Though his empire reached its peak of power under his rule, it collapsed less than two decades after his death. Nineveh was destroyed in 612 BCE and his library was buried under the ruins of his palace for over 2,000 years, rediscovered in the 1850’s by British archaeologists. The British Museum in London has 30,000 of Assurbanipal’s clay tablets in their collection, where they have been restored, translated, and studied by historians from all over the world.
The Great Builder and The Great Destroyer
Born over 2,600 years ago in 630 BCE, Nebuchadrezzar II, also known as Nebuchadrezzar the Great, is recognized as the most influential and longest-reigning ruler of the Babylonian Empire, reigning from 605 – 562 BCE. He figures prominently in the Hebrew Bible, in the books of Jeremiah, Ezekiel, and Daniel. Historically, he was the first Babylonian king to rule Egypt, and controlled an empire that extended across large swaths of Mesopotamia, making him the most powerful King of the known world.
In 586 BCE, Nebuchadrezzar’s Babylonian army destroyed Jerusalem. Referred to as a ‘Destroyer of Nations,’ the Old Testament describes in detail how Nebuchadrezzar laid waste to the Kingdom of Judah, plundering sacred relics and taking the Jewish people into cruel captivity. The Jewish people were held captive for five decades, liberated and returned to Palestine only after the great fall of Babylon – more than 20 years after Nebuchadrezzar’s death.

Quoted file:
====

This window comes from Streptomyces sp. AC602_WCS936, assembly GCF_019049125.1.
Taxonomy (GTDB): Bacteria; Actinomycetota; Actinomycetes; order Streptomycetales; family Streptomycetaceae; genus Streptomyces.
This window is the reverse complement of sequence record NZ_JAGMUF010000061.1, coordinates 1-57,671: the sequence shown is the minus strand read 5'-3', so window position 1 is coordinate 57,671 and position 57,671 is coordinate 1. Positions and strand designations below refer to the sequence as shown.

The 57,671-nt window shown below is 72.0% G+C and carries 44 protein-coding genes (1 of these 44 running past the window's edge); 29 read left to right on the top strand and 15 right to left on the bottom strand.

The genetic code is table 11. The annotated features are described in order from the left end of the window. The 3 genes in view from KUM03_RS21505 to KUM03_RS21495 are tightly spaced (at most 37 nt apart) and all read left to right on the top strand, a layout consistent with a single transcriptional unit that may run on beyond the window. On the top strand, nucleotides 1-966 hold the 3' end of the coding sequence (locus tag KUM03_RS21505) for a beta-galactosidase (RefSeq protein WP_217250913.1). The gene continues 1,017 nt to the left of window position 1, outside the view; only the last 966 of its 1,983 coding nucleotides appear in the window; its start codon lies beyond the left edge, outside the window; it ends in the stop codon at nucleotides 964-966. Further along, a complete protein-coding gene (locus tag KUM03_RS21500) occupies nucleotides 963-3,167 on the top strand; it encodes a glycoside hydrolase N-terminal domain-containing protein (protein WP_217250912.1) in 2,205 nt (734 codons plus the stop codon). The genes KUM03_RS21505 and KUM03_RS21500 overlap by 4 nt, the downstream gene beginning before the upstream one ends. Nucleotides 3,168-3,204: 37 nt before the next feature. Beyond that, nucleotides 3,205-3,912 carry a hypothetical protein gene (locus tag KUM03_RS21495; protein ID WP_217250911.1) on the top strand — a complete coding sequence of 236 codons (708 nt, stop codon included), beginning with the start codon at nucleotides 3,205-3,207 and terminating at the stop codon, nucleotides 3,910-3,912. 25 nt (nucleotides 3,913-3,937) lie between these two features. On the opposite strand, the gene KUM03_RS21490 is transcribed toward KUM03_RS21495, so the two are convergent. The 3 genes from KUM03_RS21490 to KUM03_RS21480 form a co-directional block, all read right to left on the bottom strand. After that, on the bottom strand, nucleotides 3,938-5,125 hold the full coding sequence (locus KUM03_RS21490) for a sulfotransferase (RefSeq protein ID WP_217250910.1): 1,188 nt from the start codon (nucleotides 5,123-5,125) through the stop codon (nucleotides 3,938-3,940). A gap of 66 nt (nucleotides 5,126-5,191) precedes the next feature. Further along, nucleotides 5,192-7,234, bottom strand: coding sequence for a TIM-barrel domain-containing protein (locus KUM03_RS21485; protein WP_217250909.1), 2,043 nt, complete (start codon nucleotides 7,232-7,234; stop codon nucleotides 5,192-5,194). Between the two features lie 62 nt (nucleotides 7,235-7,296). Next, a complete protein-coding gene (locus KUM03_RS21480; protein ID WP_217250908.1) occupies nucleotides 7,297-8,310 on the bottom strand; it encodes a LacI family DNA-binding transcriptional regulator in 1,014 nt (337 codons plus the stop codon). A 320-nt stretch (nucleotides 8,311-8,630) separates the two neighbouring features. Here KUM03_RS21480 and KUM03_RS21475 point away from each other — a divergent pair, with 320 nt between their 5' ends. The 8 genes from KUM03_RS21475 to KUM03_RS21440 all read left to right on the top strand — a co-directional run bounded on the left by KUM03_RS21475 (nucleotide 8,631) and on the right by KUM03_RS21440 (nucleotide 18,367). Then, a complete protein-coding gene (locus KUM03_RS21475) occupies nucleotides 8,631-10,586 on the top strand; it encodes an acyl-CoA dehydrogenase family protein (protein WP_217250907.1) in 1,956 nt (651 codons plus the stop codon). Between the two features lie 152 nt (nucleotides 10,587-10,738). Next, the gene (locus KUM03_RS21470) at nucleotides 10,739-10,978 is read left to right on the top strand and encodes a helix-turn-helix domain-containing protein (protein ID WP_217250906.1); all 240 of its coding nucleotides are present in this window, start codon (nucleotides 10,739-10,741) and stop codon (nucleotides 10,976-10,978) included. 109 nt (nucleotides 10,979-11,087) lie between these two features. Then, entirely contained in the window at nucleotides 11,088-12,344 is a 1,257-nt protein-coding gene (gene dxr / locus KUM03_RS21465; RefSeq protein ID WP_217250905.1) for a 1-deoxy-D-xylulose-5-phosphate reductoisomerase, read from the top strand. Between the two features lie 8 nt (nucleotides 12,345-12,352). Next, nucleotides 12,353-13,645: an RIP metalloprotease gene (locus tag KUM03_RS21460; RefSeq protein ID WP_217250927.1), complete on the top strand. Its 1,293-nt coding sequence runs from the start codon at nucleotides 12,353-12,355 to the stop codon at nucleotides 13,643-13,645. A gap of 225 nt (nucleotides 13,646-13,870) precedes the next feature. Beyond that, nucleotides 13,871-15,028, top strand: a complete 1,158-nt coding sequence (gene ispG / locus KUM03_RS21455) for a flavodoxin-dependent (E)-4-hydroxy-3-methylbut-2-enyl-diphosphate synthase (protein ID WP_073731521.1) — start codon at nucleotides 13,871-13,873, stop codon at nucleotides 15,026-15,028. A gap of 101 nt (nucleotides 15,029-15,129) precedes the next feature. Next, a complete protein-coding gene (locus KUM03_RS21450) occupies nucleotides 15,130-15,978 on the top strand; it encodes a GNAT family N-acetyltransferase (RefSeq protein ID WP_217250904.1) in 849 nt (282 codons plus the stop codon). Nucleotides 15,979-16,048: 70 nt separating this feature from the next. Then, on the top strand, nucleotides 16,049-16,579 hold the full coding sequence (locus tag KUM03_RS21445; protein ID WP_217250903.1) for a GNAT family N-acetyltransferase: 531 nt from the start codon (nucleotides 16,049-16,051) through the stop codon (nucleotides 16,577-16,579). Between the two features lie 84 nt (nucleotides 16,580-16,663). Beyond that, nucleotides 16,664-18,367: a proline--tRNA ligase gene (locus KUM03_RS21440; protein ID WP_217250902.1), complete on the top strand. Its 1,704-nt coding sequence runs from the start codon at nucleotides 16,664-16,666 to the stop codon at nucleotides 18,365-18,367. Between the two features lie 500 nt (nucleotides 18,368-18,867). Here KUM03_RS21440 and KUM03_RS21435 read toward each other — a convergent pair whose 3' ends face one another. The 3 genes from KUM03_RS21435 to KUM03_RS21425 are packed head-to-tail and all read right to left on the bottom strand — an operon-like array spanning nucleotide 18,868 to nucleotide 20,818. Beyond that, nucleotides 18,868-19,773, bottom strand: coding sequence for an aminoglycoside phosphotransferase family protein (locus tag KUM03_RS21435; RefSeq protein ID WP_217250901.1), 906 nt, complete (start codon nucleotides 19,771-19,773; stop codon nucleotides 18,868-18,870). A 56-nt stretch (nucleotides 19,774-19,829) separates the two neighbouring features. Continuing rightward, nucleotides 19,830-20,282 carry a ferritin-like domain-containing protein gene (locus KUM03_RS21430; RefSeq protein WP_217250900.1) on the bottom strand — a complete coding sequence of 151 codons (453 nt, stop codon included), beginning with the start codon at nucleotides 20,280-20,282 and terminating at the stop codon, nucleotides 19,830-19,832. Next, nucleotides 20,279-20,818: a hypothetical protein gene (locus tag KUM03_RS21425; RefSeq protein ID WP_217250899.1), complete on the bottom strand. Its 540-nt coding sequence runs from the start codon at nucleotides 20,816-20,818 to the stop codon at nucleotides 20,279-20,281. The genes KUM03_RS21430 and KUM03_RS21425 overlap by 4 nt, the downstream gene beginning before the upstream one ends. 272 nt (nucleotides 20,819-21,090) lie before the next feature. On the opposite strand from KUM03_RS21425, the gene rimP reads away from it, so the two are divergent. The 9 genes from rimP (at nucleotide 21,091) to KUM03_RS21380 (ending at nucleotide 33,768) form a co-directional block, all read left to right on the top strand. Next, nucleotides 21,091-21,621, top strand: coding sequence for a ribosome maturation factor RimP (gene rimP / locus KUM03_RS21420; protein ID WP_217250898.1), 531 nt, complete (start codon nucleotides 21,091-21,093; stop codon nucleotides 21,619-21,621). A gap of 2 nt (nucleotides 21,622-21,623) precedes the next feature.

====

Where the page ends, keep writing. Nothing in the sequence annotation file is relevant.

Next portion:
In addition to his well-documented military success and immense wealth, Nebuchadrezzar’s ultimate accomplishment was his palace – which is said to have contained the legendary Hanging Gardens of Babylon, one of the seven wonders of the ancient world. During his long reign, he conducted numerous building projects in Mesopotamia to honor the many gods worshipped by his people. One of the most famous of these projects is the Ishtar Gate of Babylon, which has been partially restored and reconstructed to its former glory as Nebuchadrezzar himself would have seen it: decorated with blue and yellow glazed bricks featuring depictions of bulls (symbols of the god Adad) and dragons (symbols of the god Marduk). This partially reconstructed gate is currently on display at the Pergamon Museum in Berlin, Germany. Prior to the outbreak of WWI, German archeologists took countless magnificent treasures from Nebuchadrezzar’s palatial ruins, which are located in modern day Iraq, including the Ishtar Gate. Officials from the Antiquities and Heritage department of Iraq's Ministry of Culture have been seeking repatriation of Babylon’s lost antiquities for decades, from Germany as well as France, England, and other countries which have stolen Iraqi artifacts in their museum collections.